7
votes
1answer
358 views

Why x00 is usually avoided in salt?

In .NET Framework, there is a cryptographic Random Number Generator (RNG) provider which enables to generate a cryptographically strong sequence of random bytes. This provider contain, among others, ...
7
votes
2answers
2k views

Accelerating SHA-1

I have a program where computing SHA-1 is the bottleneck. This is using OpenSSL 1.0.0e on a 2.6Ghz 16-core Opteron where I get about 325MiB/s throughput. (SHA1 here is via Andy Polyakov's x86-64 ...
7
votes
2answers
451 views

Key Length & Hashing

I need to use a hash function to generate a 128-bit key for a symmetric cipher. The specific cipher is from the eStream portofolio, called Rabbit. I am using the SRP protocol for authentication (a ...
7
votes
1answer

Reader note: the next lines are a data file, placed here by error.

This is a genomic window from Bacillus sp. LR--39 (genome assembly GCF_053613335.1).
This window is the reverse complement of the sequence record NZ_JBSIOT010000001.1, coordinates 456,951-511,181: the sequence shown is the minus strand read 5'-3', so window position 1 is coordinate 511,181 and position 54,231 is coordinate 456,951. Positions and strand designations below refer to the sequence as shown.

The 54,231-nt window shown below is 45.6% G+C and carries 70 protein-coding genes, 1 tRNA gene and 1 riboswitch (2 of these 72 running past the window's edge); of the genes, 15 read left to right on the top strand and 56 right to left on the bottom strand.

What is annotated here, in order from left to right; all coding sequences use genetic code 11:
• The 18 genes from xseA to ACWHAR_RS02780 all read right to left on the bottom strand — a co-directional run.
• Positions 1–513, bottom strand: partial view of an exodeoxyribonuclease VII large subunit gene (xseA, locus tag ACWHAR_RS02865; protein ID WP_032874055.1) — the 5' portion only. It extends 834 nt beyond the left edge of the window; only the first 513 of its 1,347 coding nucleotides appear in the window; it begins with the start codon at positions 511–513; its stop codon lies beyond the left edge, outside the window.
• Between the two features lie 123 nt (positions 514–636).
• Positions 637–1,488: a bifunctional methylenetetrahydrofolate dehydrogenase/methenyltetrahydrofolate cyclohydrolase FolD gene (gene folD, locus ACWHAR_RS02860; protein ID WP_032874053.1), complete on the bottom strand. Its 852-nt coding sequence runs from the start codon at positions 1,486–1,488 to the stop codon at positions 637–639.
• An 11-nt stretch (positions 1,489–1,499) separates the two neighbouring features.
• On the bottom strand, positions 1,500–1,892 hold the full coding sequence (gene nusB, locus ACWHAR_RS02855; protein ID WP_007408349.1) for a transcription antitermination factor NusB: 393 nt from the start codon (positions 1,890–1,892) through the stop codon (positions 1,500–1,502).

384 views

Why are the initial states of hashes functions (like SHA-1) often non-zero?

There is already a question asking "Why initialize SHA1 with specific buffer?" and my question follows on from this: Why are the initial states of hash functions often non-zero? For most, I have ...
7
votes
2answers
314 views

Finding hash almost-collisions

A few months ago, XKCD posted a challenge to find a plaintext which hashed (using Skein 1024 1024) to a specified value. Inputs were scored based on the hamming distance between the hash of the ...
7
votes
2answers
218 views

Is there any research on the problem of making a number more memorable to humans?